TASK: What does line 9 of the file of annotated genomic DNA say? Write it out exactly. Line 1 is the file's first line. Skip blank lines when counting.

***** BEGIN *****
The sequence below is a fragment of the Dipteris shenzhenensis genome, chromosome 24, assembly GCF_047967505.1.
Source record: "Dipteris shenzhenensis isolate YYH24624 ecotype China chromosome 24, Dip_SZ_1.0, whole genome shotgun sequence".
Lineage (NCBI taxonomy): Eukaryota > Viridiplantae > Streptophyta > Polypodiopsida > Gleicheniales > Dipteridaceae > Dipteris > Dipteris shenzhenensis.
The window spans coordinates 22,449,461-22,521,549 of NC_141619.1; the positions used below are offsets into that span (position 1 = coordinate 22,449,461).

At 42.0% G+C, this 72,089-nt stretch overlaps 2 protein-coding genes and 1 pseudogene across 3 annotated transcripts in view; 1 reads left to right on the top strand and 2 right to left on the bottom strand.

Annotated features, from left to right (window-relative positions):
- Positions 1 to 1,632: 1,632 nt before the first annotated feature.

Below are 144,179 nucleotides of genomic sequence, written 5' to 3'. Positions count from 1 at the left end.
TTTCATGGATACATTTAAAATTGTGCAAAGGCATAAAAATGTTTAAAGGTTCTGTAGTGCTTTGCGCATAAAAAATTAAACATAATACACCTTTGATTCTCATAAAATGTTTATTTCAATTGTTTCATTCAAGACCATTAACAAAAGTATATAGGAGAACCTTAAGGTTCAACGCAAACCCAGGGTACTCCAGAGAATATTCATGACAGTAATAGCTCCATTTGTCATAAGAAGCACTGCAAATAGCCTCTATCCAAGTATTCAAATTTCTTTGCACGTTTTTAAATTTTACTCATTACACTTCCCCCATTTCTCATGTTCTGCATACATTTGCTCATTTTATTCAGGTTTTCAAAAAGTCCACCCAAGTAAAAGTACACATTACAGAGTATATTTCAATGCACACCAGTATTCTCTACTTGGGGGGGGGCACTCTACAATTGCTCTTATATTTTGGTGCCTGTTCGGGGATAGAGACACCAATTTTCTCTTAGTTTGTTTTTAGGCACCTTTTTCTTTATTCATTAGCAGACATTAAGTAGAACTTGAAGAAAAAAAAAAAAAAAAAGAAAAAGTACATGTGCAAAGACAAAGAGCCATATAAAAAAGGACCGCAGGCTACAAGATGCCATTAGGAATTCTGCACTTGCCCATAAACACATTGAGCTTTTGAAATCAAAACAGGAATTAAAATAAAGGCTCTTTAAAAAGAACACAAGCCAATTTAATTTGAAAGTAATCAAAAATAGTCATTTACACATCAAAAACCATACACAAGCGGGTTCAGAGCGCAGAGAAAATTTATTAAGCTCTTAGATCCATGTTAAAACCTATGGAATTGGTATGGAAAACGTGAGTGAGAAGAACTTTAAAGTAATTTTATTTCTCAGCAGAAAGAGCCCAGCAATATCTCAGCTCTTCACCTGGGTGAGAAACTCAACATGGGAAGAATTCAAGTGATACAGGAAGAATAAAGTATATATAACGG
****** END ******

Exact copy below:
TTTCATGGATACATTTAAAATTGTGCAAAGGCATAAAAATGTTTAAAGGTTCTGTAGTGCTTTGCGCATAAAAAATTAAACATAATACACCTTTGATTCTCATAAAATGTTTATTTCAATTGTTTCATTCAAGACCATTAACAAAAGTATATAGGAGAACCTTAAGGTTCAACGCAAACCCAGGGTACTCCAGAGAATATTCATGACAGTAATAGCTCCATTTGTCATAAGAAGCACTGCAAATAGCCTCTATCCAAGTATTCAAATTTCTTTGCACGTTTTTAAATTTTACTCATTACACTTCCCCCATTTCTCATGTTCTGCATACATTTGCTCATTTTATTCAGGTTTTCAAAAAGTCCACCCAAGTAAAAGTACACATTACAGAGTATATTTCAATGCACACCAGTATTCTCTACTTGGGGGGGGGCACTCTACAATTGCTCTTATATTTTGGTGCCTGTTCGGGGATAGAGACACCAATTTTCTCTTAGTTTGTTTTTAGGCACCTTTTTCTTTATTCATTAGCAGACATTAAGTAGAACTTGAAGAAAAAAAAAAAAAAAAAGAAAAAGTACATGTGCAAAGACAAAGAGCCATATAAAAAAGGACCGCAGGCTACAAGATGCCATTAGGAATTCTGCACTTGCCCATAAACACATTGAGCTTTTGAAATCAAAACAGGAATTAAAATAAAGGCTCTTTAAAAAGAACACAAGCCAATTTAATTTGAAAGTAATCAAAAATAGTCATTTACACATCAAAAACCATACACAAGCGGGTTCAGAGCGCAGAGAAAATTTATTAAGCTCTTAGATCCATGTTAAAACCTATGGAATTGGTATGGAAAACGTGAGTGAGAAGAACTTTAAAGTAATTTTATTTCTCAGCAGAAAGAGCCCAGCAATATCTCAGCTCTTCACCTGGGTGAGAAACTCAACATGGGAAGAATTCAAGTGATACAGGAAGAATAAAGTATATATAACGG